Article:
Category Archives: Contract

Hayden and Bodie, ‘Shareholder Voting and the Symbolic Politics of Corporation as Contract’

Abstract American corporations are structured in such a way that shareholders, and shareholders alone, have the right to vote in all significant corporate decisions. Over the years, this exclusive shareholder franchise has been supported by an ongoing procession of justifications. But as those arguments have fallen by the wayside, shareholder primacists have circled back and […]

Montagnani and Trapova, ‘Safe harbours in deep waters: a new emerging liability regime for Internet intermediaries in the Digital Single Market’

Abstract Online intermediaries, often categorized as the gatekeepers of information, have become major protagonists in a variety of policy and legislative actions within the EU Digital Single Market. These initiatives endeavour to tackle illegal content online by imposing enhanced responsibility rules. The emerging scheme undertakes to nevertheless maintain the safe harbour liability exemption under the […]

Pascal McDougall, ‘Policy, Politics and Aesthetics in Non-American Private Law: A Comparative Study of Contract Performance Interruption’

Abstract In the United States, it is widely accepted that ‘policy,’ meaning conflicting societal values and interests that can be weighed, plays an important role in private law reasoning. However, in many other polities, including France, England, Quebec and English Canada which this article scrutinizes, the role of policy in private law is either strenuously […]

Van Gulijk and Hulstijn, ‘Ensuring Data Protection by Private Law Contract Monitoring: A Legal and Value-Based Approach’

Abstract Current legal frameworks for data protection are based on public law. They have a number of flaws. The notion of informed consent does not work in practice. Public legislation only covers the protection of personal data, but it doesn’t cover data about groups and it doesn’t cover conditions on usage of data for certain […]

Partlett and Zwier, ‘Non-Disclosure Agreements, Liquidated Damages and Arbitration in Context: Contracts Drawn for Good or Evil’

Abstract Why are Non-Disclosure Agreements not simply a matter of providing for the liberty interests of the parties to enter into contracts that they choose to make with each other? As a start, we want to offer an analysis of a cornerstone of such contracts, the prescription of agreed damages commonly referred to as liquidated […]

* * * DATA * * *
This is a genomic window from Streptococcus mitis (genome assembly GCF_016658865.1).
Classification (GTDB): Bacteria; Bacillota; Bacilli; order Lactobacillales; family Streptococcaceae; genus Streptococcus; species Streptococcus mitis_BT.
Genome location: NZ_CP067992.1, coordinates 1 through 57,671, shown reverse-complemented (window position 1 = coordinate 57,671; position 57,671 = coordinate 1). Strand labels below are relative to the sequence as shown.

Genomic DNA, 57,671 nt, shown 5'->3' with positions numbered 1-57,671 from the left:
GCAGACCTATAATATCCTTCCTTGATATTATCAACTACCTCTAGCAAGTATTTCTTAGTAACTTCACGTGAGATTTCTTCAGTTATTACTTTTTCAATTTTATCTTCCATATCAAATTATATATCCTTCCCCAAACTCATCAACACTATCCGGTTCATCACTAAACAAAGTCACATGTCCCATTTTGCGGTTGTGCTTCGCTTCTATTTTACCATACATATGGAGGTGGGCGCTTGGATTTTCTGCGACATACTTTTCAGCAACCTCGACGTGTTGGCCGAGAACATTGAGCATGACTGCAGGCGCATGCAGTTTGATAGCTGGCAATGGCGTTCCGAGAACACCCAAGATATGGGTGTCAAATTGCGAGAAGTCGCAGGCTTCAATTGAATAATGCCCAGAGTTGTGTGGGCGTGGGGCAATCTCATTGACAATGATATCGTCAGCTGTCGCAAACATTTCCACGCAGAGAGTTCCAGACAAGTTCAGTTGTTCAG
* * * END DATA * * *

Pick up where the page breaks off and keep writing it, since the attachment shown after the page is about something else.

Issacharoff and Marotta-Wurgler, ‘The Hollowed Out Common Law’

Abstract The electronic marketplace poses novel issues for contract law. Contracts created through browsewrap, clickwrap, and shrinkwrap (contracts whose embedded terms are only available after purchase) poorly fit doctrines that emerged from face-to-face offer and acceptance, the mutual execution of a common set of documents, or the rituals of mass market transactions involving physical fine […]

Carol Goforth, ‘How Blockchain Could Increase the Need for and Availability of Contractual Ordering for Companies and Their Investors’

Abstract This article examines how cryptoassets such as equity tokens might change the nature of how companies and investors structure their relationships. Traditionally, corporate law theorists have argued about whether business organization law should allow for greater private ordering of relationships between companies and their investors. With the advent of blockchain and new tokenized investment […]

Brooke Murphy, ‘Neurodivergent women in “clouded judgment” unconscionability cases – an intersectional feminist perspective’

Abstract Feminist legal scholars have discussed the impact of gender and class stereotypes on the judgments in Louth v Diprose. However, a significant aspect of Ms Louth’s identity is missing from these discussions: her neurodivergence (or mental illness). This article analyses the stereotypical treatment of women through the lenses of gender and neurodivergence in ‘clouded […]

C Scott Pryor, ‘Revisiting Unconscionability: Reciprocity and Justice’

Abstract This is a working chapter for the Christianity and the Law series published by Cambridge University Press. Written at an introductory level, it aims to demonstrate that the contract law doctrine of unconscionability finds its warrant in the virtues of reciprocity and justice. These virtues came to be part of the Western tradition of […]

Rocco Alessio Albanese, ‘Within the Public-Private Divide. Right to Housing and Consumer Law in Recent European Private Law Trends’

Abstract This paper intends to discuss some major European legal issues by building on the critique of a certain narrow relevance of human basic needs, according to traditional Western legal conceptions of the subject as well as of the public-private divide. In particular it aims at verifying the potentiality of consumer law for rethinking the […]